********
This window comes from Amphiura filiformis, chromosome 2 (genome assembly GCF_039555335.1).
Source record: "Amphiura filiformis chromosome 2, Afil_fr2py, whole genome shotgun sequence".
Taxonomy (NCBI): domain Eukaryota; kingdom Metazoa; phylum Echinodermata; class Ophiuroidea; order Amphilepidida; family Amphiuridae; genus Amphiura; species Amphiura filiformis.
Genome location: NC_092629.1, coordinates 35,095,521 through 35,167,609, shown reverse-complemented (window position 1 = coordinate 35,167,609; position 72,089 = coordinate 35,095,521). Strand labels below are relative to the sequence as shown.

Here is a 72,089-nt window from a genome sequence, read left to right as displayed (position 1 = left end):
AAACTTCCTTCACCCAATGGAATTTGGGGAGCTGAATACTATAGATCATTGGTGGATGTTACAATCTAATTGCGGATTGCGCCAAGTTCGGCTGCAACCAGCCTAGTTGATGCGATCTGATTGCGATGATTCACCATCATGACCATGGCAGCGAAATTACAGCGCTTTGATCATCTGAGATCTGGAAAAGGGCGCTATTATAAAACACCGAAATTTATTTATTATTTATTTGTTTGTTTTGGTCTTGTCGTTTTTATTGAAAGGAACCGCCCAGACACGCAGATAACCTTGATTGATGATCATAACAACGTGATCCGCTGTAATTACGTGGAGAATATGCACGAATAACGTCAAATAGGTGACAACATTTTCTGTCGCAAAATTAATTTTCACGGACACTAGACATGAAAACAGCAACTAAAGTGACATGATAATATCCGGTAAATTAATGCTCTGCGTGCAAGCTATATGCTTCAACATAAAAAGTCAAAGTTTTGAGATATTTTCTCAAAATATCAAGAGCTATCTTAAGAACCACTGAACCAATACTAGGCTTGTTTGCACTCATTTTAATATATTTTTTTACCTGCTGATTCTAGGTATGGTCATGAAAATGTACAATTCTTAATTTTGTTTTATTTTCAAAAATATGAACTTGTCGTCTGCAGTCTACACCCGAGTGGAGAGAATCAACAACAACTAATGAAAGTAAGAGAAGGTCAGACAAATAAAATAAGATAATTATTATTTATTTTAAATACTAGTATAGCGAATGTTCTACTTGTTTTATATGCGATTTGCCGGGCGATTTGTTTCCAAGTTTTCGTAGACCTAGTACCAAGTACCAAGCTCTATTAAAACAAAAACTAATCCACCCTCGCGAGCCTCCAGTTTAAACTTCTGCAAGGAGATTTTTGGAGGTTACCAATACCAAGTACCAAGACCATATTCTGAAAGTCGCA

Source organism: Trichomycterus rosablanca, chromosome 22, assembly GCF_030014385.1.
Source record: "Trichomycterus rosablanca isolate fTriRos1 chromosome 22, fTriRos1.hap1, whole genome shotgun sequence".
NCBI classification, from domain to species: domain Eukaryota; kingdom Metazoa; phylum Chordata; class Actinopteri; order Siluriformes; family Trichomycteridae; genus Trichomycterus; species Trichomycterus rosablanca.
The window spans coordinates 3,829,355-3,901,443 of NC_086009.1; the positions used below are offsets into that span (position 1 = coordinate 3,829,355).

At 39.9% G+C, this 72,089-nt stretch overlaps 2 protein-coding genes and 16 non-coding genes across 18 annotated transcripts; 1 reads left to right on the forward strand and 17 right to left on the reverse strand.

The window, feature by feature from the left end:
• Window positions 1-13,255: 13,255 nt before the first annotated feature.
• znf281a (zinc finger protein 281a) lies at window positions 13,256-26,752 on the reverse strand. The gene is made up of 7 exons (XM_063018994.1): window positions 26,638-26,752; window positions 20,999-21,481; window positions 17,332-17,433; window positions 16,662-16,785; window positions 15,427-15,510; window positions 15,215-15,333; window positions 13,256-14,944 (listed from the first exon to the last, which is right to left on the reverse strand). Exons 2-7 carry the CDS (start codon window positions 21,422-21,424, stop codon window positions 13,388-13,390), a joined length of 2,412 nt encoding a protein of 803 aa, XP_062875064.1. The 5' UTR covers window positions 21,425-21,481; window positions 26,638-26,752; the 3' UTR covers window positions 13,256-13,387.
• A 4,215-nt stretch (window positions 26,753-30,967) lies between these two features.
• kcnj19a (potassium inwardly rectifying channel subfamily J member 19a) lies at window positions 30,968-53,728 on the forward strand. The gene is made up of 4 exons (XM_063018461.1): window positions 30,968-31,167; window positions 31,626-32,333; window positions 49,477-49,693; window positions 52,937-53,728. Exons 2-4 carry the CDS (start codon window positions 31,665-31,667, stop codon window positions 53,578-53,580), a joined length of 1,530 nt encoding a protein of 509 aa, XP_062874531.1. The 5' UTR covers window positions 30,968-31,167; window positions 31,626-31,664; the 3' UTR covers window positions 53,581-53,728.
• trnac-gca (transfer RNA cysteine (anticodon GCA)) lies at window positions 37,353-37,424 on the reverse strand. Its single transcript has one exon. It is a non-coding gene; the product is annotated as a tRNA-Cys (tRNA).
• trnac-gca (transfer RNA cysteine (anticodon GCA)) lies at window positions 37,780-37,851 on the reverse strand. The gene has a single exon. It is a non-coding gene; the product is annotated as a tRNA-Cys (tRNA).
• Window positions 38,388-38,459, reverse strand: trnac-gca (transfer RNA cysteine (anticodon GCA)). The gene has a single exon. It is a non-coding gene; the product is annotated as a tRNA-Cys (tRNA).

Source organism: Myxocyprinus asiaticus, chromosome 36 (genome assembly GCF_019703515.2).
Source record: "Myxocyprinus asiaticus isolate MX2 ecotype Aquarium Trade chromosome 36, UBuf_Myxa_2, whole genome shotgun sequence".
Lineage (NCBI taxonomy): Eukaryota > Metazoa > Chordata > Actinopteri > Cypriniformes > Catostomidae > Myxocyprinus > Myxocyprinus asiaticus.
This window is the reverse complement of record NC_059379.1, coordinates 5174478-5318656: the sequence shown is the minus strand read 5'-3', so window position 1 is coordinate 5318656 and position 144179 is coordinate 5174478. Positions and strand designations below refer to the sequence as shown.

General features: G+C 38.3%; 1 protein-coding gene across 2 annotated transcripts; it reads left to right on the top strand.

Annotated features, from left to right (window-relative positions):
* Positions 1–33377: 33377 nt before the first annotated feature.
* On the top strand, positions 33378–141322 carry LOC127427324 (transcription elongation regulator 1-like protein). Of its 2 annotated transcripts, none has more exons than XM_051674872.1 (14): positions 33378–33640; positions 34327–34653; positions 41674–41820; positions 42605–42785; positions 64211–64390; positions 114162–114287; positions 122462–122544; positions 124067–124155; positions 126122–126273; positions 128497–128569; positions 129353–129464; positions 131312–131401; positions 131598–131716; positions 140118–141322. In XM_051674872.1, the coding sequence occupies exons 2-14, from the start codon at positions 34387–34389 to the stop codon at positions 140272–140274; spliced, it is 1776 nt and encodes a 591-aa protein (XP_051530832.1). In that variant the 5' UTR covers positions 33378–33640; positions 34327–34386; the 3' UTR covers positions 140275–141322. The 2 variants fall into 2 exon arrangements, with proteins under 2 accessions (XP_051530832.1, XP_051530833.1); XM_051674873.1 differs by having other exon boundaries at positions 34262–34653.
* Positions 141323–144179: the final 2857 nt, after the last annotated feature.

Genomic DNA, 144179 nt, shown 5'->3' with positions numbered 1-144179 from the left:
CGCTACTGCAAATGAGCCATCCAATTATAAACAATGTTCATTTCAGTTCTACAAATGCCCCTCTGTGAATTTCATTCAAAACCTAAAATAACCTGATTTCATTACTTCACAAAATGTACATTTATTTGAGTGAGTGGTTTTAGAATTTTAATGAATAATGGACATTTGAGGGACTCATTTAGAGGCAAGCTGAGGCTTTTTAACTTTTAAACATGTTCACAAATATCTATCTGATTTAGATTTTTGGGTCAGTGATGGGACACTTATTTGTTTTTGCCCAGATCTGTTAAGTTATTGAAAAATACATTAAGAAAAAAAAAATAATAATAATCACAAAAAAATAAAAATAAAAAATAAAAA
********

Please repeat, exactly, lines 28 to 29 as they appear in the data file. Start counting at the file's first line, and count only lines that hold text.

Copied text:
* Positions 141323–144179: the final 2857 nt, after the last annotated feature.

Genomic DNA, 144179 nt, shown 5'->3' with positions numbered 1-144179 from the left: